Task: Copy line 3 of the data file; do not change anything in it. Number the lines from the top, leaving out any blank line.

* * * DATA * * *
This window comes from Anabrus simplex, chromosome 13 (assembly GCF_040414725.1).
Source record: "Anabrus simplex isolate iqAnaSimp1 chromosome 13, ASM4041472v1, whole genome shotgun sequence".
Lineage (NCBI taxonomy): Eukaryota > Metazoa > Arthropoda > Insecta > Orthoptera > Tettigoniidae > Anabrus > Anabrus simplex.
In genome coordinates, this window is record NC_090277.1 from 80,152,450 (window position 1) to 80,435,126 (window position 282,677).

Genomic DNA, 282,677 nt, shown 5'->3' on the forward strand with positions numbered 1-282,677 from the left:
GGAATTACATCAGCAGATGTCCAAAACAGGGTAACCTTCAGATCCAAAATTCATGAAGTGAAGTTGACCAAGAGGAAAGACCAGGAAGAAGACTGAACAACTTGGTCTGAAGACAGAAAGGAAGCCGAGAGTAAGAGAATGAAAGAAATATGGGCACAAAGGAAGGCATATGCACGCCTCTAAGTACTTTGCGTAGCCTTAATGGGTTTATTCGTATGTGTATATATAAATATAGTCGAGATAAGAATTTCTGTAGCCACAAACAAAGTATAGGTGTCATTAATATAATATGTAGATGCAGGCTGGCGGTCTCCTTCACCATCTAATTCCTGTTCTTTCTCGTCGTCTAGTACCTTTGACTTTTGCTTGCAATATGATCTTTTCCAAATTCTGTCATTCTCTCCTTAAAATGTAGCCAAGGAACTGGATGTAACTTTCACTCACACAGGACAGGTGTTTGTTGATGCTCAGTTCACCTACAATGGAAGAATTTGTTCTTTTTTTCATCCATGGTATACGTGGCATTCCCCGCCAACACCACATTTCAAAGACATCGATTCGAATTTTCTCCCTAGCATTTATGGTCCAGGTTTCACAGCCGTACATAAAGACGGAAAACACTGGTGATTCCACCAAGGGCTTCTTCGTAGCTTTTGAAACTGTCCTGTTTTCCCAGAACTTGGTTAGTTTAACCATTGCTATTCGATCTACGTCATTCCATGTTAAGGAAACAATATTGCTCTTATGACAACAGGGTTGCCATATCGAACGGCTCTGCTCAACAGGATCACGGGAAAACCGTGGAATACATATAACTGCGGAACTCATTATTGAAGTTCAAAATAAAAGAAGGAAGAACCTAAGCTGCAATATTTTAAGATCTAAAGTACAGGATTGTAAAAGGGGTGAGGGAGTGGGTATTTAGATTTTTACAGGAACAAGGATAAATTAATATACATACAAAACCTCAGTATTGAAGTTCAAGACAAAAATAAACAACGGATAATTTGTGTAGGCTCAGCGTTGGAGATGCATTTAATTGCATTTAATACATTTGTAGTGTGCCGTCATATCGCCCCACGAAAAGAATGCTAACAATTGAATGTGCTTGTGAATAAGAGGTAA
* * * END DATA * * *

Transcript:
Lineage (NCBI taxonomy): Eukaryota > Metazoa > Arthropoda > Insecta > Orthoptera > Tettigoniidae > Anabrus > Anabrus simplex.